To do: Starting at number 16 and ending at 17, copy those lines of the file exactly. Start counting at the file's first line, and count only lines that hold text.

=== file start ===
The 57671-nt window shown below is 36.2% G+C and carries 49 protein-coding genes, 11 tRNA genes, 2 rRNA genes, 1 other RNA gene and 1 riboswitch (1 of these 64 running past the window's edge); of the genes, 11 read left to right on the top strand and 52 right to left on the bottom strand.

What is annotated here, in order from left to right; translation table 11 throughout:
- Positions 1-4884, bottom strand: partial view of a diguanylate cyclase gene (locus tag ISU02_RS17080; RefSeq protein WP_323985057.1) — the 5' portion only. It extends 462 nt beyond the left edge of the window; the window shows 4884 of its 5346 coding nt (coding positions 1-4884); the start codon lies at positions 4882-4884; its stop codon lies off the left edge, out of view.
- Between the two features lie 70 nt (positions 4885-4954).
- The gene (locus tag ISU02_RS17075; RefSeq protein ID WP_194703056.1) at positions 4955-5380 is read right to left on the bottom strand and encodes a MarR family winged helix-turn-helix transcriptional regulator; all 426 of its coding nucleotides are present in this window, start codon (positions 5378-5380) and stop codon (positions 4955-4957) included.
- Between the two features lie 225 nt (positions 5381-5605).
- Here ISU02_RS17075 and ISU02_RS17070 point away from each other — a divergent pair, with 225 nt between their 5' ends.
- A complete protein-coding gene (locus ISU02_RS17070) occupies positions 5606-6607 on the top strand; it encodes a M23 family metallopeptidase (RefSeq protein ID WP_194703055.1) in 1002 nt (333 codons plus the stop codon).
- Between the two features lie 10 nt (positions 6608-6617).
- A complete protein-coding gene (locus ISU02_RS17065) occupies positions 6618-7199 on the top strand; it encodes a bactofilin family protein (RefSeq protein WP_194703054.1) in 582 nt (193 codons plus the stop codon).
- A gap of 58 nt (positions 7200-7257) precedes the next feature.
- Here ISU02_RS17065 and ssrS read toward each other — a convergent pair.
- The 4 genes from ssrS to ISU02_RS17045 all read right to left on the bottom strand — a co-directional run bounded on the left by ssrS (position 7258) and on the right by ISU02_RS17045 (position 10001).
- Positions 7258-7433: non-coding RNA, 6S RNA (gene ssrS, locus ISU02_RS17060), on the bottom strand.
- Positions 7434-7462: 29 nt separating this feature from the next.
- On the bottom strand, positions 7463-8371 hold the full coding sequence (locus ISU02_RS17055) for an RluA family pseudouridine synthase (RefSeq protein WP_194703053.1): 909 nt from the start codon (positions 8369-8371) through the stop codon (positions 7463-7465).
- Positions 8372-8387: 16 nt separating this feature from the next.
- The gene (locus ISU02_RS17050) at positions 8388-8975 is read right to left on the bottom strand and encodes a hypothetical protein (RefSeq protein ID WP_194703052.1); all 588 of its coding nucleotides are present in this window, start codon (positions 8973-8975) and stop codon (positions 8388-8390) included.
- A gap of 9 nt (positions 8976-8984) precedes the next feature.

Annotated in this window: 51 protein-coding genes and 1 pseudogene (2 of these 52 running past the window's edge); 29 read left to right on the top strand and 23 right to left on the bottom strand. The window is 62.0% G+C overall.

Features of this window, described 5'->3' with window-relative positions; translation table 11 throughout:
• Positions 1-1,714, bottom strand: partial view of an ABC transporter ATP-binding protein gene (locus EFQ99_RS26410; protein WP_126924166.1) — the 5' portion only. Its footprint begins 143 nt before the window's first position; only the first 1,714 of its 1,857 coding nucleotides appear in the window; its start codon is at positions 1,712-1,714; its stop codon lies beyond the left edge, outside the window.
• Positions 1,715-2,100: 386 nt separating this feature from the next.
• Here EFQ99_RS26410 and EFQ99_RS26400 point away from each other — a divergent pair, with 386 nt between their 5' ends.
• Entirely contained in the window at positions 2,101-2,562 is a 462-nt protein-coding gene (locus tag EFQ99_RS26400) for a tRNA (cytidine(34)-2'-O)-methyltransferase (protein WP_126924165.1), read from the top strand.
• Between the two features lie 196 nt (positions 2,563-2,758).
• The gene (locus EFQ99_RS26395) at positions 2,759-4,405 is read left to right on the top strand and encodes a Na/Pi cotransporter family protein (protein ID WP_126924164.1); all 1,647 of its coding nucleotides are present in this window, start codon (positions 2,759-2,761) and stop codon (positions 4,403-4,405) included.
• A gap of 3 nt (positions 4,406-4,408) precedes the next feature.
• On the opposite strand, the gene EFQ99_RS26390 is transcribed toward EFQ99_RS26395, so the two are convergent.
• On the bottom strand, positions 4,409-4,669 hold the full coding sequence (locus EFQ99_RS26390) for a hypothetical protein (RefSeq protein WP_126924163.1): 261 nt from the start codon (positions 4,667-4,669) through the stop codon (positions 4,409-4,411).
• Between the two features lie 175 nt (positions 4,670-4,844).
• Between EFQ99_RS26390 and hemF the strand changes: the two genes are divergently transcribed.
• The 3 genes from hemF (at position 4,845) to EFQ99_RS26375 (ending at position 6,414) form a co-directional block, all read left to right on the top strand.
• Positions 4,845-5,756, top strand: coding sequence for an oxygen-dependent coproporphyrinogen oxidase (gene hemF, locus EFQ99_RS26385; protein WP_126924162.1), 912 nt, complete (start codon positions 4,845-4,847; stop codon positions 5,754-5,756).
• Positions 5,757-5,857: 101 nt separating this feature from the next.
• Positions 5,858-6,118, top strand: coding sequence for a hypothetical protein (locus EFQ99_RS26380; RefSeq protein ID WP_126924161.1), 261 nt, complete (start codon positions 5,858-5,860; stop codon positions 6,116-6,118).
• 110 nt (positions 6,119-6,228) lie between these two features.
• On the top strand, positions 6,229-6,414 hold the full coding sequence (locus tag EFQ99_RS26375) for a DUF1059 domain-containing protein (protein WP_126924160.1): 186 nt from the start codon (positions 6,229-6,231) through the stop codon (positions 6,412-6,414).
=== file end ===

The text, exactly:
- On the bottom strand, positions 7463-8371 hold the full coding sequence (locus ISU02_RS17055) for an RluA family pseudouridine synthase (RefSeq protein WP_194703053.1): 909 nt from the start codon (positions 8369-8371) through the stop codon (positions 7463-7465).
- Positions 8372-8387: 16 nt separating this feature from the next.